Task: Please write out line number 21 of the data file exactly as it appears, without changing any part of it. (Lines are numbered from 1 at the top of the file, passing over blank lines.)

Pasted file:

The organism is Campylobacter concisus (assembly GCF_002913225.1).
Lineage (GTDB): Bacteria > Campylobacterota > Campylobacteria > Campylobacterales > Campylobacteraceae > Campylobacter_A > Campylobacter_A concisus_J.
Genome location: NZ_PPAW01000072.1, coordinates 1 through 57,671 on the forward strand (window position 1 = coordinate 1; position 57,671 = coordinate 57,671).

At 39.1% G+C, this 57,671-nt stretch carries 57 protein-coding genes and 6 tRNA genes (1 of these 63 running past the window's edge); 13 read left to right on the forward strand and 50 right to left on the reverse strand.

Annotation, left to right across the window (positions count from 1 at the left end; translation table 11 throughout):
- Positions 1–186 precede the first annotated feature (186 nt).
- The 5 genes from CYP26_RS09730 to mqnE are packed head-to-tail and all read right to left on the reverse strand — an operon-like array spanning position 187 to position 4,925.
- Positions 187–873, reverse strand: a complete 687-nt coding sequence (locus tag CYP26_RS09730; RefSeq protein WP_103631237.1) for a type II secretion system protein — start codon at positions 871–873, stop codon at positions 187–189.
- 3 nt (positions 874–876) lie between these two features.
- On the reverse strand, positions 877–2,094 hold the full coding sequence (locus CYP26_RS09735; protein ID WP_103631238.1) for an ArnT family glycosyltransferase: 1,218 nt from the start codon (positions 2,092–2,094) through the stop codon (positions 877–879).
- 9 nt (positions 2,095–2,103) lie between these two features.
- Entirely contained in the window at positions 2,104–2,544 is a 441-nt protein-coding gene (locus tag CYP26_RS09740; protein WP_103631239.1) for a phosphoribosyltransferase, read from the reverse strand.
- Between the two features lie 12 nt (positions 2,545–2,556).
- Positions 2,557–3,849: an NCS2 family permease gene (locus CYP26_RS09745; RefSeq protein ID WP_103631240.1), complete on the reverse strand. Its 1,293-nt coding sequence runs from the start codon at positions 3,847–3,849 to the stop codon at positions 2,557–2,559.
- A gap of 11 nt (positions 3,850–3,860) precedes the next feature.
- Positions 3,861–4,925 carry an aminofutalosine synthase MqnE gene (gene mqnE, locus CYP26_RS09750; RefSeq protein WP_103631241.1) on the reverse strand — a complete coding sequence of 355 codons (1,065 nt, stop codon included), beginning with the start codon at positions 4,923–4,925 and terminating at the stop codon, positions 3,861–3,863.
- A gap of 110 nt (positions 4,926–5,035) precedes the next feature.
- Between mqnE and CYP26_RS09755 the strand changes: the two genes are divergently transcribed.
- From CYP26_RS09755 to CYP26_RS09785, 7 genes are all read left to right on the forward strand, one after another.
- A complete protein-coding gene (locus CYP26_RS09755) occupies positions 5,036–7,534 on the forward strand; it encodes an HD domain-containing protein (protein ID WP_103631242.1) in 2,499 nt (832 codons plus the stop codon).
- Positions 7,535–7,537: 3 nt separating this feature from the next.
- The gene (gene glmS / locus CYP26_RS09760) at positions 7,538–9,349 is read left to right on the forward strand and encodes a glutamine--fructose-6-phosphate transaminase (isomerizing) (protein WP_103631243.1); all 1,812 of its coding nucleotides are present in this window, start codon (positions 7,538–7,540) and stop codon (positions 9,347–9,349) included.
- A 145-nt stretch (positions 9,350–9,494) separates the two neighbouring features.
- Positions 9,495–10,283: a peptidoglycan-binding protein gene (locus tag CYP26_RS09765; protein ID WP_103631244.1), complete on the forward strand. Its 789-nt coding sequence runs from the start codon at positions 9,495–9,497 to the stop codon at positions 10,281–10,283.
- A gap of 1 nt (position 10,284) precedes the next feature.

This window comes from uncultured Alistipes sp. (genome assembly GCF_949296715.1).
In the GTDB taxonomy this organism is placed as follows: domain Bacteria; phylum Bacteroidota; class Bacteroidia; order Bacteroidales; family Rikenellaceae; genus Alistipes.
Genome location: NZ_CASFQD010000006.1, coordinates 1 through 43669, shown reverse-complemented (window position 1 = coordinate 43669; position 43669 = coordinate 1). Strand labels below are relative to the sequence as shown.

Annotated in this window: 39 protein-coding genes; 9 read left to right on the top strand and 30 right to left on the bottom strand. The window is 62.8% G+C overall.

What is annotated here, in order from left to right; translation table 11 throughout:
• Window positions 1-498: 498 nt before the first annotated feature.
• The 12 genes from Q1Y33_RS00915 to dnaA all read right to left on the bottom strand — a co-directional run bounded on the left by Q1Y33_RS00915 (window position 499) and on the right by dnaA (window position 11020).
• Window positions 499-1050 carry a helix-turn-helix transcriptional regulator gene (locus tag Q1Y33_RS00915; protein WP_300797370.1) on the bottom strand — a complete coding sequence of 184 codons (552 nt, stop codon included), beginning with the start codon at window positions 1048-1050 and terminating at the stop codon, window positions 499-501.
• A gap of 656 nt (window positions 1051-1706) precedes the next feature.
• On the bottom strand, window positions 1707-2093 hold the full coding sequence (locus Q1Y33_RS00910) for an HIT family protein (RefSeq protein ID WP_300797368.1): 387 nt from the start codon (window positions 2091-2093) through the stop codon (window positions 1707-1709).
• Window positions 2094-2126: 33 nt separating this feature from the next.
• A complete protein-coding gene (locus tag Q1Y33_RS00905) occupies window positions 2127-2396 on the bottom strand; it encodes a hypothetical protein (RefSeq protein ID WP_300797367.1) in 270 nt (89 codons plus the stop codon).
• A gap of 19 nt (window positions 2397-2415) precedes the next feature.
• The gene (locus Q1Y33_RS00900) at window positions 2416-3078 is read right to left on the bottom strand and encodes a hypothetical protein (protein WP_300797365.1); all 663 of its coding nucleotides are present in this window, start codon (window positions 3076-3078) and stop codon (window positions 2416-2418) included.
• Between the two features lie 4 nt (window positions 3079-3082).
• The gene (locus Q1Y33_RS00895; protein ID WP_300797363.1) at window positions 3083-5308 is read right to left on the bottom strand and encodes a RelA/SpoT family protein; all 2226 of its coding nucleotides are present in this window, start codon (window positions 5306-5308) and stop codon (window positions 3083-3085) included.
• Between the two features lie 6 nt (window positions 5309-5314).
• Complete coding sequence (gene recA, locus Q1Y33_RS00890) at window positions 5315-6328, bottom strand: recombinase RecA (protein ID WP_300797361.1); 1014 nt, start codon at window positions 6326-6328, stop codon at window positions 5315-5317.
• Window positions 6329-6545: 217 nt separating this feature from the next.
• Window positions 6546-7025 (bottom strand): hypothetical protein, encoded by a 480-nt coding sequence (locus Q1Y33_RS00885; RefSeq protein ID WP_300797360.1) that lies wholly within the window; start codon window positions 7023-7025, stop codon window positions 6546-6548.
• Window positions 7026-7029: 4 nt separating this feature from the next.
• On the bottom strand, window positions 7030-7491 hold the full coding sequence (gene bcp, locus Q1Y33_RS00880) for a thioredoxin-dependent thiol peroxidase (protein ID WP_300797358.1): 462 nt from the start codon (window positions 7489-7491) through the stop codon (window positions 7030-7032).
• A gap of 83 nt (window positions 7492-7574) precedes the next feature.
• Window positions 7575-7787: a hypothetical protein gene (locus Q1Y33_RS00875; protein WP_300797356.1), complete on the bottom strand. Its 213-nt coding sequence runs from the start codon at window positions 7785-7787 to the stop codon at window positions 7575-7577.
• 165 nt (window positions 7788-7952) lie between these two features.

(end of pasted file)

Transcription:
- Positions 7,535–7,537: 3 nt separating this feature from the next.